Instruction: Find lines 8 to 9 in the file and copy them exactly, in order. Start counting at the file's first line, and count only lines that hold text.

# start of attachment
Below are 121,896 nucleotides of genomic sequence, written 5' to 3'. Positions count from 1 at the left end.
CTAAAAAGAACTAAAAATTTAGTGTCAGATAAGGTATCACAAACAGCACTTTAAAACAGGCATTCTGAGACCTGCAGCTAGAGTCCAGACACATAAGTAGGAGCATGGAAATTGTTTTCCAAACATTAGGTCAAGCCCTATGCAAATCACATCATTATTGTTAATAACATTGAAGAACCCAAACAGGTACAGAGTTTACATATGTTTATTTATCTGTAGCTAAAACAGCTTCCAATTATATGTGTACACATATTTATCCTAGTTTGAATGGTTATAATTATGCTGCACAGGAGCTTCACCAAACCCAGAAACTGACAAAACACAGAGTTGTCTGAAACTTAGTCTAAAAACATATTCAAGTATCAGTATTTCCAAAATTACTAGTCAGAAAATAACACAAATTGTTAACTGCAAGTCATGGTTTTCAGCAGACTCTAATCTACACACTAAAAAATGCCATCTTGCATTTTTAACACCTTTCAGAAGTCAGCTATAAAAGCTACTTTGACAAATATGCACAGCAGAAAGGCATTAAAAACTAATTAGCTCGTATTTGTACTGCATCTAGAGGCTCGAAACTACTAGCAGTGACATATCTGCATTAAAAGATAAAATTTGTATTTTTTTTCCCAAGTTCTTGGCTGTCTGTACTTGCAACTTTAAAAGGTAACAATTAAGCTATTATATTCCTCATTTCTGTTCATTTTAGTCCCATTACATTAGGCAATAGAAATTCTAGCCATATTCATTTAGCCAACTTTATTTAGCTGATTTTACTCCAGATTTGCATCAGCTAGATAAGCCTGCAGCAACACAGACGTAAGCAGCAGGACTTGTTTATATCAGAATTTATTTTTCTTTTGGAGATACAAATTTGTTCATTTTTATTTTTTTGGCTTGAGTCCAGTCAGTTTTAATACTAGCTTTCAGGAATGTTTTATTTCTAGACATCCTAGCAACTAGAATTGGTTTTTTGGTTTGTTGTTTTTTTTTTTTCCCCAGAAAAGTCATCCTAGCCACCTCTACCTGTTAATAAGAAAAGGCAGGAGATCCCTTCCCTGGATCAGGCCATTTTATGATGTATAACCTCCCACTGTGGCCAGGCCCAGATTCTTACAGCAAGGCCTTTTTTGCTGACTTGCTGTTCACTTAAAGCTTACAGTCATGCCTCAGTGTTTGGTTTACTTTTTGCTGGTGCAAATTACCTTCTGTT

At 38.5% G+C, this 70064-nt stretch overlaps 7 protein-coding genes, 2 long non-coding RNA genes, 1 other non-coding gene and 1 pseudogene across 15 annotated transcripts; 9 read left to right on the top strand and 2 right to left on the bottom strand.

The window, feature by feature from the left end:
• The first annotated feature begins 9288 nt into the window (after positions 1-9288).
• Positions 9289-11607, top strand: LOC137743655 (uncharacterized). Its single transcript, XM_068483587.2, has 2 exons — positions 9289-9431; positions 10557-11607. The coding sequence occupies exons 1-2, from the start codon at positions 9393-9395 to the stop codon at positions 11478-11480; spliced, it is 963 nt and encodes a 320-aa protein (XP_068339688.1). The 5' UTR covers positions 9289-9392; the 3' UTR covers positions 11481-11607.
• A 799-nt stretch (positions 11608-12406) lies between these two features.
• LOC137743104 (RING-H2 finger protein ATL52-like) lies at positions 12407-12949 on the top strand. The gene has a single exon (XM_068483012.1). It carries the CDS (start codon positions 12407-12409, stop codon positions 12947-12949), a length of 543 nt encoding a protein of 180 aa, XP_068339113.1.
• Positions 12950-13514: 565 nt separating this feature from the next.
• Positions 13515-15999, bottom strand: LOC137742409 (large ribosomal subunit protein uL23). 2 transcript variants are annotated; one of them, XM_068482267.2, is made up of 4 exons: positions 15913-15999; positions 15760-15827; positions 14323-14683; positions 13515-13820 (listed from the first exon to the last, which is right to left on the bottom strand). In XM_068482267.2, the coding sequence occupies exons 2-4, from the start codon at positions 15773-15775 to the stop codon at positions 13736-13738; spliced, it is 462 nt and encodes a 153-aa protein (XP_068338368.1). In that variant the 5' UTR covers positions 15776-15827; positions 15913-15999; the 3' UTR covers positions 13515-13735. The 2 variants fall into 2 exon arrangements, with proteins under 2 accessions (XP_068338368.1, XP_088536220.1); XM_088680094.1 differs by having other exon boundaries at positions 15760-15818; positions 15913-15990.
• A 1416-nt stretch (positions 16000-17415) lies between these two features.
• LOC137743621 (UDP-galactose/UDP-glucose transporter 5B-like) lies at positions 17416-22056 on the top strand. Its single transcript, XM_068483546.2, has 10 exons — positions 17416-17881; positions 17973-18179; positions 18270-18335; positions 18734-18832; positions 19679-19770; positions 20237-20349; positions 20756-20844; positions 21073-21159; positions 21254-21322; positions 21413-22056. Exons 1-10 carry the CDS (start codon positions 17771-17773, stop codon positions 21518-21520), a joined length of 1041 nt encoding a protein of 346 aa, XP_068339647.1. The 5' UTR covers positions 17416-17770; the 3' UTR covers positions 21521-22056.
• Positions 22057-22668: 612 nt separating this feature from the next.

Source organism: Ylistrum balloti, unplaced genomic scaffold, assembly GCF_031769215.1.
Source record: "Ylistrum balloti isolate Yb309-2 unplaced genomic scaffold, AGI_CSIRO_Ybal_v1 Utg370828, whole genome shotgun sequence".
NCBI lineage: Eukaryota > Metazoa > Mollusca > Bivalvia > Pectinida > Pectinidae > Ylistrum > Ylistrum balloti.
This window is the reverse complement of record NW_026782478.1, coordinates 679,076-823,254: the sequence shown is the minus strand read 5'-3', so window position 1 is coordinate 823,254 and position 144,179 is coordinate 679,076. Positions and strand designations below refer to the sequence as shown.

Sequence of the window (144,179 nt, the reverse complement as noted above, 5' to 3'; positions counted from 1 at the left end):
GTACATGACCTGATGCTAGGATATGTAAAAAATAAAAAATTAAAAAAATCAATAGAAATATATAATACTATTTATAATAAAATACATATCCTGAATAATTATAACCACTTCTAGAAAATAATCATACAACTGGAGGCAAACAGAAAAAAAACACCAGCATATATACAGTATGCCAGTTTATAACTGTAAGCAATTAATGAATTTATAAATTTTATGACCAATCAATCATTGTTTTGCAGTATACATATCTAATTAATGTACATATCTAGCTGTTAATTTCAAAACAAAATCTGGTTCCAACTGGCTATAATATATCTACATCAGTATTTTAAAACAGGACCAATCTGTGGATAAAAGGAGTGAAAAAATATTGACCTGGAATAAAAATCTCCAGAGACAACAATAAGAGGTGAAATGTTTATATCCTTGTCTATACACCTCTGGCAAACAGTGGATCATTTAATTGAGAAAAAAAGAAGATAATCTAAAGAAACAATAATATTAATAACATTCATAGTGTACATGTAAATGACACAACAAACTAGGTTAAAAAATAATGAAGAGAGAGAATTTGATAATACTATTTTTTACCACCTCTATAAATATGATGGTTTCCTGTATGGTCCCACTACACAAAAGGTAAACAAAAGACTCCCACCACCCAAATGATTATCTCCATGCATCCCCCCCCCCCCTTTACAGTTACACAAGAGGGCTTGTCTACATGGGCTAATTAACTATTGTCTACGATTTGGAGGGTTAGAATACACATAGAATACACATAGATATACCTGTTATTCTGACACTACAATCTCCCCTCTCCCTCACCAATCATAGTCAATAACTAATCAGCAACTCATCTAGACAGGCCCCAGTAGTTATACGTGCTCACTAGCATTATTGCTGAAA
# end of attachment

• LOC137743104 (RING-H2 finger protein ATL52-like) lies at positions 12407-12949 on the top strand. The gene has a single exon (XM_068483012.1). It carries the CDS (start codon positions 12407-12409, stop codon positions 12947-12949), a length of 543 nt encoding a protein of 180 aa, XP_068339113.1.
• Positions 12950-13514: 565 nt separating this feature from the next.